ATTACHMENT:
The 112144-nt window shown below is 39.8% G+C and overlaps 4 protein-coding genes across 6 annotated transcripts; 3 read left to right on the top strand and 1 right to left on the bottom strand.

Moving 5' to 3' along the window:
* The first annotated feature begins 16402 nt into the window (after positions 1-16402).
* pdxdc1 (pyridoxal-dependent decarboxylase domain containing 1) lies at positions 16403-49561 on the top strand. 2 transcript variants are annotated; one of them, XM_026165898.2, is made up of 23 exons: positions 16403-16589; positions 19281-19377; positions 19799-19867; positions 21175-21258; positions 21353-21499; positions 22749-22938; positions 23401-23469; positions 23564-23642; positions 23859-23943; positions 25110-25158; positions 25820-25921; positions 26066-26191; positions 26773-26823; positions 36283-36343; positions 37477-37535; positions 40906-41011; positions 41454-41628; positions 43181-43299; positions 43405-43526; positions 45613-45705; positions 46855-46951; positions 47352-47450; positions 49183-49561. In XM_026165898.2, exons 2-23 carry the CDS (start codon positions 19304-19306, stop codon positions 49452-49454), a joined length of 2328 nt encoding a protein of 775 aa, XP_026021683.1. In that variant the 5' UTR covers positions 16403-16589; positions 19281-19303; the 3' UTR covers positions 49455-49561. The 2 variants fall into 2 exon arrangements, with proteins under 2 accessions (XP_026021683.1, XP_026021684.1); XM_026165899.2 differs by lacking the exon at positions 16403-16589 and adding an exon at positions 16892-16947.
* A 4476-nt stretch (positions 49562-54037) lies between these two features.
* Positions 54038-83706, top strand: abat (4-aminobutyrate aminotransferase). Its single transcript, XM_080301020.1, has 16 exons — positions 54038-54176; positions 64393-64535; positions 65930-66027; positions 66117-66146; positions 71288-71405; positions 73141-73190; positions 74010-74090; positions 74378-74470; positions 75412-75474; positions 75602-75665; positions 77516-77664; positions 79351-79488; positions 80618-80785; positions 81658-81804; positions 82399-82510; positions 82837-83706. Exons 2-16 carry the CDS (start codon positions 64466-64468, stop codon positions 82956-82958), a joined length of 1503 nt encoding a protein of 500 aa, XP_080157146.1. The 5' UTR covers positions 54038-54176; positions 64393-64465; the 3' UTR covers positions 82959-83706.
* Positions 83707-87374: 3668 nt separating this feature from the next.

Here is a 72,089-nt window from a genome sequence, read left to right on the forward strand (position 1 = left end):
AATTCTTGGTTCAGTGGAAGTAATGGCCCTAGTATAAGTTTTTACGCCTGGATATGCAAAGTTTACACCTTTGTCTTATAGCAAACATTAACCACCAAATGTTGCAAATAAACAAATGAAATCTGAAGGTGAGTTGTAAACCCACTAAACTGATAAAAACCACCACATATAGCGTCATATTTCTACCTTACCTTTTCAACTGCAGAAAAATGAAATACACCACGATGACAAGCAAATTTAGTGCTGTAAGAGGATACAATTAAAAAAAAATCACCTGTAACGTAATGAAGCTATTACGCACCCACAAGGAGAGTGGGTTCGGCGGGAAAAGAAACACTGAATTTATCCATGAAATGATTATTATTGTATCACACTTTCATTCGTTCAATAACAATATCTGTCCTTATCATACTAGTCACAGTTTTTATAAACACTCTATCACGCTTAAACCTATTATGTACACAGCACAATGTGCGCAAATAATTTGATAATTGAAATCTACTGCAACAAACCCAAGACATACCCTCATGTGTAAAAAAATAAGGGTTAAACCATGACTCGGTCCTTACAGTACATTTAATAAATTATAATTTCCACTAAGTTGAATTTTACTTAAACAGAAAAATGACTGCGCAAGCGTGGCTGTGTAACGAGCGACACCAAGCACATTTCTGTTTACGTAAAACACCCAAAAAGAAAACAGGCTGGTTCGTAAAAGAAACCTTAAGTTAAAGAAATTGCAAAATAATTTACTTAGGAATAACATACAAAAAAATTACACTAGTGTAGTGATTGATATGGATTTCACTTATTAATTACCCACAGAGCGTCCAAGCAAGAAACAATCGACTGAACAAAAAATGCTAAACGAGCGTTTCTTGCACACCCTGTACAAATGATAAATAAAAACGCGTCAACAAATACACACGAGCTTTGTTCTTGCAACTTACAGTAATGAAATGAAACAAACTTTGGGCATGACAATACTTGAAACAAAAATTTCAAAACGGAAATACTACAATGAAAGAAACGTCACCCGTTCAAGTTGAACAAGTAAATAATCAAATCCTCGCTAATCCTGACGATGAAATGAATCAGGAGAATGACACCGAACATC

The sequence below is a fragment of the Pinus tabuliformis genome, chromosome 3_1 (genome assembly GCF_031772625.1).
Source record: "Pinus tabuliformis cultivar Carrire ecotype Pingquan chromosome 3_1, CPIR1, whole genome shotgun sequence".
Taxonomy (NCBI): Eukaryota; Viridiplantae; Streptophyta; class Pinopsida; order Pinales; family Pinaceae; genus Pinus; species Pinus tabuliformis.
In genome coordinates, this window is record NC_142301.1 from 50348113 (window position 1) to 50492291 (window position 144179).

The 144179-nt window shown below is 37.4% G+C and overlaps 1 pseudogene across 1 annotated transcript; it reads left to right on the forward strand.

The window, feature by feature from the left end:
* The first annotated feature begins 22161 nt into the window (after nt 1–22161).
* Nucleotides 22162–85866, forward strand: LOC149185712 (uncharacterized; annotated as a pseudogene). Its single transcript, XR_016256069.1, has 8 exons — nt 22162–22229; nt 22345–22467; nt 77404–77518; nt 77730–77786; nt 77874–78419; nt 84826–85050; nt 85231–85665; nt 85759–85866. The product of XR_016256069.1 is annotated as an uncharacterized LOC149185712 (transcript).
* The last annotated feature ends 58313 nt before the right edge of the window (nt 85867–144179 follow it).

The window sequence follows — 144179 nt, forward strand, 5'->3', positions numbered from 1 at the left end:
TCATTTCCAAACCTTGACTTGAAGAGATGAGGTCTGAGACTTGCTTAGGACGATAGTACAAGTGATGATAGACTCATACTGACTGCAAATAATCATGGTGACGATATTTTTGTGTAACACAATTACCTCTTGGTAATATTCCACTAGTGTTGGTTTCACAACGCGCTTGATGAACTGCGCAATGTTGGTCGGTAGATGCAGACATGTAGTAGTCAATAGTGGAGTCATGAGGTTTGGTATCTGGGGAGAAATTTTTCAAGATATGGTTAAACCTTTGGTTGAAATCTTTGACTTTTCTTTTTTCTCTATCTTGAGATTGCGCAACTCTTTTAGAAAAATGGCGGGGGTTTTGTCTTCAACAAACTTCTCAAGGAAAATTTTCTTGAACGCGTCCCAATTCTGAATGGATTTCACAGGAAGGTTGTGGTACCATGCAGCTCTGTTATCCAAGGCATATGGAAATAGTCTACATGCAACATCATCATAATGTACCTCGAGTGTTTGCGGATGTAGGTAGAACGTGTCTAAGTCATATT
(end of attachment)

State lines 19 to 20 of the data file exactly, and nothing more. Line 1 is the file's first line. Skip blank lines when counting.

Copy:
The window sequence follows — 144179 nt, forward strand, 5'->3', positions numbered from 1 at the left end:
TCATTTCCAAACCTTGACTTGAAGAGATGAGGTCTGAGACTTGCTTAGGACGATAGTACAAGTGATGATAGACTCATACTGACTGCAAATAATCATGGTGACGATATTTTTGTGTAACACAATTACCTCTTGGTAATATTCCACTAGTGTTGGTTTCACAACGCGCTTGATGAACTGCGCAATGTTGGTCGGTAGATGCAGACATGTAGTAGTCAATAGTGGAGTCATGAGGTTTGGTATCTGGGGAGAAATTTTTCAAGATATGGTTAAACCTTTGGTTGAAATCTTTGACTTTTCTTTTTTCTCTATCTTGAGATTGCGCAACTCTTTTAGAAAAATGGCGGGGGTTTTGTCTTCAACAAACTTCTCAAGGAAAATTTTCTTGAACGCGTCCCAATTCTGAATGGATTTCACAGGAAGGTTGTGGTACCATGCAGCTCTGTTATCCAAGGCATATGGAAATAGTCTACATGCAACATCATCATAATGTACCTCGAGTGTTTGCGGATGTAGGTAGAACGTGTCTAAGTCATATT